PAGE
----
Micah 5.2-5a; Hebrews 1-.5-10; Luke 1.39-55
THE words of today’s Gospel are so familiar that it is possible to become blasé about them. But fresh attention to their startling quality, meaning, and history can help us to see with clarity the truth about ourselves, and about Christmas.
Mary’s song is a carefully structured piece of writing. It follows the conventions of Jewish poetry, drawing words and phrases from much older texts, such as the Psalms and the song of Hannah (1 Samuel 2.1-10). In Christian history, there is reference in the early sixth century to its place in the daily offices of morning and evening prayer. It has been established as a Gospel canticle at the evening office in the English Church for nearly 1000 years, and from the 14th century was also translated from Latin into English.
So we can reckon that, for at least a millennium, Christians have been reciting these words day by day in churches and cathedrals across the land, and they still do in our own time. Mary’s experience of the grace of God thereby becomes, in some way, characteristic of Christian discipleship in successive generations. We are reminded, as we see our lives through the lens of hers, of what God has done and is doing for us.
All life is here. In Mary’s song we find social upheaval, poverty, hunger, conflict, the intimacy of the experience of God, and the majesty of it.
Nor should we forget the context in which Luke places the Magnificat. Two women meet, both of them expectant mothers, one heavily pregnant. Elizabeth ushers her younger relative into the house, and out pour the words of a song that Christians have sung ever since. Although the setting is domestic and intimate, these two women, their story, and their children become public and universal property.
What is the truth about ourselves which this song might be able to tell us? I think it might be that we are pretty forgetful. We probably all know this at one level, because we put things down and cannot find them. A friend of mine said recently that he spent the whole of his first year at college in Cambridge looking for his keys. Misplacing things is part of life, but it’s not what I mean here.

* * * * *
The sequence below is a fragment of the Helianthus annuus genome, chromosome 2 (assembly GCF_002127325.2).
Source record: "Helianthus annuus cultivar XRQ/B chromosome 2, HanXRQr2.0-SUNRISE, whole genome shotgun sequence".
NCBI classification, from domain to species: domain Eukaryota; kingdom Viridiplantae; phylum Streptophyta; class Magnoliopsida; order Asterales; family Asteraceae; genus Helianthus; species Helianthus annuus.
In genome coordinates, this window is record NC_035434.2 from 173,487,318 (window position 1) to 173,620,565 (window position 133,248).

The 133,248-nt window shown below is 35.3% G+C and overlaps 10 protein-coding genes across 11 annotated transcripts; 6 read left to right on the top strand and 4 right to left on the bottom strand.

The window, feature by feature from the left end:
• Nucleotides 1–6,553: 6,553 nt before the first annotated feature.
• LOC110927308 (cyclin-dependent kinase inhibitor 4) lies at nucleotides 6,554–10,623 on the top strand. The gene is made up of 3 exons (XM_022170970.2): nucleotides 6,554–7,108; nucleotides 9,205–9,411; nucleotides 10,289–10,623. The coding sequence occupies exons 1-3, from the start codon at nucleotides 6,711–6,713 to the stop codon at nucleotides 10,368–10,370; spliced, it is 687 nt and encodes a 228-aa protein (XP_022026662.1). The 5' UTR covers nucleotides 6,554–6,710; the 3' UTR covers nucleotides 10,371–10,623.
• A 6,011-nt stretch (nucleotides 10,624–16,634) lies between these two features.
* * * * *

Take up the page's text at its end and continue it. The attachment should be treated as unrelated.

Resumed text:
We are forgetful in a way that is much more important, that goes to the heart of our identity. I think we are forgetful about the history of our faith. This does not mean that everyone should become a church historian — heaven forbid. But we should be curious about the origins of our faith, and its subsequent expressions in art, music, and worship, especially as we embark on the celebration of Christmas, when God took flesh and lived among us. What is it in our worship that is simply the contemporary packaging, and what specific and limited things might this say about the preoccupations of our time?
The portrayal of Mary is a good example of why it might be helpful to ask this question. Much of the contemporary packaging in which previous generations have wrapped her appears to be saying things that we now do not fully understand or appreciate. We are tempted to look for an image that conveys what we call realism, and can be disappointed when we find instead a woman in silk, haloed, attended by angels, or sitting on a throne. But those were simply ways that 15th-century artists such as Cosimo Roselli or Martin Schongauer, for example, chose to express the paradox of faith, that here was “heav’n and earth in little space”.
In contrast, in the recent celebrations of World AIDS Day, I came across the photo of a 24-year-old HIV-positive woman from West Kenya breastfeeding her baby. On the basis of advice from the clinic, her expectation was that the child would be HIV-negative. The child held within itself a future free from the scourge of that pandemic.